A common challenge that wine enthusiasts run into are distinguishing between Merlot and Malbec. Both malbec and merlot are dry red wines, although malbec is slightly sweeter than merlot. Merlot and Malbec are both fruit forward, and have notes of cherry and plum. That is the common reason why wine drinkers can sometimes not distinguish between the two wines. Both wines are very popular around the world, and are also used in several different red wine blends.
Differences of Merlot Versus Malbec
Malbec is mostly grown in Argentina, while Merlot is usually grown in old world wine regions in Europe and in California. Malbec is a dark purple in color while merlot has a cherry red color to it.
Both wines are rich and bold, but Malbec has a slightly heavier body and is considered a full bodied wine. While Merlot is usually more of a medium-bodied wine. Malbec will have a smoky finish that lasts a while in your mouth. Merlot has a smooth and silky mouthfeel that still lasts a while, but not as long as a Malbec.
Usually a Merlot is a more approachable and beginner-friendly wine than a Malbec, which strong flavors and complexity may be too much for a beginner’s palate.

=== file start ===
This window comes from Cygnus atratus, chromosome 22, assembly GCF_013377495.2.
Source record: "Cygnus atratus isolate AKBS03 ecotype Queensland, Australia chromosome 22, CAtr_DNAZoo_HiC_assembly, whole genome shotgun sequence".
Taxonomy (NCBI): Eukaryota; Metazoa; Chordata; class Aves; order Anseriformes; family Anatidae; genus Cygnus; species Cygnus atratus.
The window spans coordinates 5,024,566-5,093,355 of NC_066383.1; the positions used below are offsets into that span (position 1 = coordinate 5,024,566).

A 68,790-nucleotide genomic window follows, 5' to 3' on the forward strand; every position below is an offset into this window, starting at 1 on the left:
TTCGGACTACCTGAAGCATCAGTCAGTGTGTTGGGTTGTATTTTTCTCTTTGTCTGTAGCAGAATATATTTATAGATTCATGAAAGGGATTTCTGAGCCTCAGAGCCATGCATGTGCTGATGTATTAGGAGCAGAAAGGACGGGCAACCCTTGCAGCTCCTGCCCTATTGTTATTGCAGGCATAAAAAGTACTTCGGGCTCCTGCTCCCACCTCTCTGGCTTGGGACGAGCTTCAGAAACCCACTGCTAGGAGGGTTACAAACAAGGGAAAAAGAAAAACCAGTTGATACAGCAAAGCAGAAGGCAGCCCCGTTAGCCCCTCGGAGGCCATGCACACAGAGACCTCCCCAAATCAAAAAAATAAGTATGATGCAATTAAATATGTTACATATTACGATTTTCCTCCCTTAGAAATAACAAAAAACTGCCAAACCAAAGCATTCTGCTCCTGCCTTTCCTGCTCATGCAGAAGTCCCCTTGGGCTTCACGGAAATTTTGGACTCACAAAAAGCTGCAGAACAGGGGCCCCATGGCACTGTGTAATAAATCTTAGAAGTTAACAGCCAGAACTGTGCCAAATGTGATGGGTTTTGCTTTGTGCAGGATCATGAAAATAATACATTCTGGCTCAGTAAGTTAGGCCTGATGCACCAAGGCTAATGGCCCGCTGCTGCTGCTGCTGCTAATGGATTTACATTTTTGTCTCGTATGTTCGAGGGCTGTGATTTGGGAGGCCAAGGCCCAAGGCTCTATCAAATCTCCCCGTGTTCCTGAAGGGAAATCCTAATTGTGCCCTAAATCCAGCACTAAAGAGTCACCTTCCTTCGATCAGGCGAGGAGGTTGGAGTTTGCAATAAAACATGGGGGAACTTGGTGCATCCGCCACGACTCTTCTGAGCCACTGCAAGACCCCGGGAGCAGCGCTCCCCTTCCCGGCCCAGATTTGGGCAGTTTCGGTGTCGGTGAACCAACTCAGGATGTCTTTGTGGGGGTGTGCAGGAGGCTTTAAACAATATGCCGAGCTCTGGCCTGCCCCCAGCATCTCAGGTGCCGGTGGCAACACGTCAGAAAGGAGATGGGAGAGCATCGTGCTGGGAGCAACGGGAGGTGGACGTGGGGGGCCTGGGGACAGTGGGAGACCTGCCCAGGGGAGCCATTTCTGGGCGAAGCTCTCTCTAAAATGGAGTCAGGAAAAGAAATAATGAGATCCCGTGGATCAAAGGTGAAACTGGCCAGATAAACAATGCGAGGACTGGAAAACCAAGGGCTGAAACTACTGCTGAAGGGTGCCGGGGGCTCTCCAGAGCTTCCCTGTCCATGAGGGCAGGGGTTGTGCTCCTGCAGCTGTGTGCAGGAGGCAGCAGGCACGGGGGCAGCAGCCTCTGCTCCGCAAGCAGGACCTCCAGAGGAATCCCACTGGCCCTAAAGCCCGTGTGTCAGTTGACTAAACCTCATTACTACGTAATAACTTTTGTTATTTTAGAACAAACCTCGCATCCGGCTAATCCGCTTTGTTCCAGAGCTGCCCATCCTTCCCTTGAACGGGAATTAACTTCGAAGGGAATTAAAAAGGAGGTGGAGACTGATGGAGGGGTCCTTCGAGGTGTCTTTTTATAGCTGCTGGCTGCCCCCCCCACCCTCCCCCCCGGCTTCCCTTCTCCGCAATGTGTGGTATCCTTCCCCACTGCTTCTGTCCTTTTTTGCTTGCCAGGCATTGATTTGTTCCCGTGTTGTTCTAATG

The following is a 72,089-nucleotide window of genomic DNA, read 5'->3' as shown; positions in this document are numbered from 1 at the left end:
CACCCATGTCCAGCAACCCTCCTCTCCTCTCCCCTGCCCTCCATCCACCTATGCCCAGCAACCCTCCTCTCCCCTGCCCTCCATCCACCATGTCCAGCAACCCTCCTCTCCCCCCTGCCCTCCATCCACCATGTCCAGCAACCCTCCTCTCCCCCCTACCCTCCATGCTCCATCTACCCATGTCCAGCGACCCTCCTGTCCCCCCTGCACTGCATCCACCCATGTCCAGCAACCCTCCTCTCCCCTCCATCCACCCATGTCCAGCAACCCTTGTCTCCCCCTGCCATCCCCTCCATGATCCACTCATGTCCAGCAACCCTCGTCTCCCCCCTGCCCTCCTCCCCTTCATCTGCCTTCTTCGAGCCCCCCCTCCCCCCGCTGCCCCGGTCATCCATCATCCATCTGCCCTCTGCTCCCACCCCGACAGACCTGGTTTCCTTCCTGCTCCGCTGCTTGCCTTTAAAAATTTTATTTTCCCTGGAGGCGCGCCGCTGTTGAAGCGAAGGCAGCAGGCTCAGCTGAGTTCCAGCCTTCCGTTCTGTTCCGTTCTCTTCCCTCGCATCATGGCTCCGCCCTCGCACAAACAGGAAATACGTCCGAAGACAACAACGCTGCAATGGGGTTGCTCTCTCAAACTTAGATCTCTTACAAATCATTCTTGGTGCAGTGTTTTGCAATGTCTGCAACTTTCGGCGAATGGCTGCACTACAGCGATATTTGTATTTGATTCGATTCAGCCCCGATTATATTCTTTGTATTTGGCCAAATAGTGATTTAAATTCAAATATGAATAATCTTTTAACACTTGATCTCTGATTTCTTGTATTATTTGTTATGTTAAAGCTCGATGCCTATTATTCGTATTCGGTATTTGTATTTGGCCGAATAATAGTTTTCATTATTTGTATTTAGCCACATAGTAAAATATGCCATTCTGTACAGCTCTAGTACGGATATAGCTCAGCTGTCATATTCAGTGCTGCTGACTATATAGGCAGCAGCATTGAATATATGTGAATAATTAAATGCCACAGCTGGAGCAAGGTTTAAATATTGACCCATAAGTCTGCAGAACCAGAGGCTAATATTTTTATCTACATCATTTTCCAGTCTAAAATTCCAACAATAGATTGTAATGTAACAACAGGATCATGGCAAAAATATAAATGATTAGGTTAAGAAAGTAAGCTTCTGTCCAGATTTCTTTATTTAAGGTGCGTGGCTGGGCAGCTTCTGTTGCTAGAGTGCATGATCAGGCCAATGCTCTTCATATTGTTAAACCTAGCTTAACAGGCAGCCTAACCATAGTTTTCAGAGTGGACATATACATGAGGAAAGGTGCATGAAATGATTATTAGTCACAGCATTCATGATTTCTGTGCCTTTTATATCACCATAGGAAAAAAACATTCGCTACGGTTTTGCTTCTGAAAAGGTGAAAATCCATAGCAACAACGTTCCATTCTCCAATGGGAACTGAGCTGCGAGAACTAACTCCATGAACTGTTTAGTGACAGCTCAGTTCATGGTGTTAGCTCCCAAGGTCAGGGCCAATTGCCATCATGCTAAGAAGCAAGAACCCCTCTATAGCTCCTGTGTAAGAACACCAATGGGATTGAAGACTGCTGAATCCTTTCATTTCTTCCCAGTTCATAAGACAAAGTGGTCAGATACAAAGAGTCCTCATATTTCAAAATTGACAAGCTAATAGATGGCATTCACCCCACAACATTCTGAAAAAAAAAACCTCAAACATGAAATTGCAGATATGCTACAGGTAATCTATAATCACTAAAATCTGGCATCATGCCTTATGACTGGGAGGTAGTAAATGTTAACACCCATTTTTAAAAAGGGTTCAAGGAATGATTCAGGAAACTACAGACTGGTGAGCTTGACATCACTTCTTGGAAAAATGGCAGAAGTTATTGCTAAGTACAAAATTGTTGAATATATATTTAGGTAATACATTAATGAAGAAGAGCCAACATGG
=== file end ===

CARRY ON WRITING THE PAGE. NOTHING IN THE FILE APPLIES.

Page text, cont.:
How To Distinguish Between Merlot & Malbec
You may think it can be difficult to tell the difference between a merlot or malbec in a blind tasting. The easiest way to tell the difference is by the color. Merlot is ruby red in color while malbec tends to be more purplish in color.
The tasting notes are somewhat similar, and why so many get these wines confused. In general malbec will tend to have smoky notes, while a merlot will tend to have a smoother texture and body. Both wines have tasting notes of cherry and plum.
Merlot vs Malbec Comparison Chart
|Tannins||Medium to High||Medium|
|Body||Medium Bodied||Full Bodied|
|Tasting Notes||Cherry, Plum, Chocolate, Bay Leaf, Vanilla||Black Cherry, Pomegranate, Plum, Raspberry, Blackberry, Blueberry, Raisin|
|Popularity||40,500 Monthly Searches||27,100 Monthly Searches|
Pairing Food With Merlot & Malbec
Merlot is a very common wine that wine lovers will drink with a meal. The balanced wine pairs well with a lot of different dishes, especially red meat like filet mignon, New York strip or a pork chop. However, dishes that are strong flavored may overpower the wine and would be better paired with a Malbec. This includes ribeyes, beef brisket or ribs, or anything wrapped in bacon. For more detailed pairing information for Merlot and Malbec, click on the links below.